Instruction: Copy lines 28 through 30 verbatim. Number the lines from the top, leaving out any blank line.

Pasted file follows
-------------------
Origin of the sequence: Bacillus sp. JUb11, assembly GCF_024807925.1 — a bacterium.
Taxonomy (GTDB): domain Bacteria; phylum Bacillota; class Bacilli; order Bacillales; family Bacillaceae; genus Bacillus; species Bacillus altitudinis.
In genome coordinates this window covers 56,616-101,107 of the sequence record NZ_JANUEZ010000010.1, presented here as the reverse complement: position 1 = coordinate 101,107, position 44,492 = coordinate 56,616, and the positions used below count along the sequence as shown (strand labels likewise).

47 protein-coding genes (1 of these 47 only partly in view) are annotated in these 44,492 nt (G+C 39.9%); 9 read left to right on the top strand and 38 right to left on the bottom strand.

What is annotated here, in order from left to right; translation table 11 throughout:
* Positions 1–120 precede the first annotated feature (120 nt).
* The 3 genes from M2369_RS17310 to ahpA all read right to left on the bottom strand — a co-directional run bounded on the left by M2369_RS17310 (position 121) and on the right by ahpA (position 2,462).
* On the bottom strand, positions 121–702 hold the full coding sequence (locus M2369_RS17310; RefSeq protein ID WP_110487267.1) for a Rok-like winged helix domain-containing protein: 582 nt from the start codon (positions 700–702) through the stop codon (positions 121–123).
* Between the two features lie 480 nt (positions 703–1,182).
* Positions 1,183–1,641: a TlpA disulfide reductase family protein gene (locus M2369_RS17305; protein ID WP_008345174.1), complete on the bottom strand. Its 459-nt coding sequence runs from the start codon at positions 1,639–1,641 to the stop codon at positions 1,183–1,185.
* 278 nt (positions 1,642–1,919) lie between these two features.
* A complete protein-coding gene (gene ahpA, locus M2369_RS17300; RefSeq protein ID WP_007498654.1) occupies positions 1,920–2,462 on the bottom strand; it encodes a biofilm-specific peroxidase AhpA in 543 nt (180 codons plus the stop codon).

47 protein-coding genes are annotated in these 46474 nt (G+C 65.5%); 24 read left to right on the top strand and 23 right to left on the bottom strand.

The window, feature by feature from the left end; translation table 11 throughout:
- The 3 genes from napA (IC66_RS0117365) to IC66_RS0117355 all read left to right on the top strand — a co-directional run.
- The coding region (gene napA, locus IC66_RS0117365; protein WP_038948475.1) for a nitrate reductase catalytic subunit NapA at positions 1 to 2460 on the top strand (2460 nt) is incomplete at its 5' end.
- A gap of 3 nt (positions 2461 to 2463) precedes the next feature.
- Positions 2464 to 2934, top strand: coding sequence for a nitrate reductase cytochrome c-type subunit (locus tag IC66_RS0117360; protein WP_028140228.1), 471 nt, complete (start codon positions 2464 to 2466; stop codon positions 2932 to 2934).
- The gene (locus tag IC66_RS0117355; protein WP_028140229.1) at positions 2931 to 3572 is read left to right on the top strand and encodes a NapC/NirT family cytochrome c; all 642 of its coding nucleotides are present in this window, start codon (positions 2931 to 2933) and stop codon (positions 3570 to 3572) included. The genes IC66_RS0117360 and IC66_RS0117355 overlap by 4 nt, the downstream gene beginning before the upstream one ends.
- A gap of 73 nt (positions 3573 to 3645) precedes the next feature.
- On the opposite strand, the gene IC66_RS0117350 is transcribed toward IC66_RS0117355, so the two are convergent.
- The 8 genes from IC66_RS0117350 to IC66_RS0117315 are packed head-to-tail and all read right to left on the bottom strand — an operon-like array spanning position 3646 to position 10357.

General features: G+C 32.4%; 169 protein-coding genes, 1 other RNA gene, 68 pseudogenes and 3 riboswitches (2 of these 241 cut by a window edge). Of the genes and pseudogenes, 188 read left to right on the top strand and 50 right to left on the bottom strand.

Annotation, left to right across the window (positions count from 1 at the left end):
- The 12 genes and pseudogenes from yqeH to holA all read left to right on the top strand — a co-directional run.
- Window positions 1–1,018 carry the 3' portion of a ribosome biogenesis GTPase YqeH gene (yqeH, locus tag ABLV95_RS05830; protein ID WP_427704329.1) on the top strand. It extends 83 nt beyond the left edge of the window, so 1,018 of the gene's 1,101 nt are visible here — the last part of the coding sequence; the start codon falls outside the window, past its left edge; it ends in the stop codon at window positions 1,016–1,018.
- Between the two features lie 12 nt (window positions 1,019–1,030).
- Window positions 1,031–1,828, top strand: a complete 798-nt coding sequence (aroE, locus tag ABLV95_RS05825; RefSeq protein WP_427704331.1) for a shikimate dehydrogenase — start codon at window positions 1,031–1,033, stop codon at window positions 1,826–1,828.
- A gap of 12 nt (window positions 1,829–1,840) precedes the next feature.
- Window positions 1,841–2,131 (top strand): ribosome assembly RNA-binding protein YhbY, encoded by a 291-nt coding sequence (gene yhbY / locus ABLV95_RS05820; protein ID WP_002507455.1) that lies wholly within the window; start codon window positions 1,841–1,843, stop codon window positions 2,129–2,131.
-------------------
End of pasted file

- Window positions 1,031–1,828, top strand: a complete 798-nt coding sequence (aroE, locus tag ABLV95_RS05825; RefSeq protein WP_427704331.1) for a shikimate dehydrogenase — start codon at window positions 1,031–1,033, stop codon at window positions 1,826–1,828.
- A gap of 12 nt (window positions 1,829–1,840) precedes the next feature.
- Window positions 1,841–2,131 (top strand): ribosome assembly RNA-binding protein YhbY, encoded by a 291-nt coding sequence (gene yhbY / locus ABLV95_RS05820; protein ID WP_002507455.1) that lies wholly within the window; start codon window positions 1,841–1,843, stop codon window positions 2,129–2,131.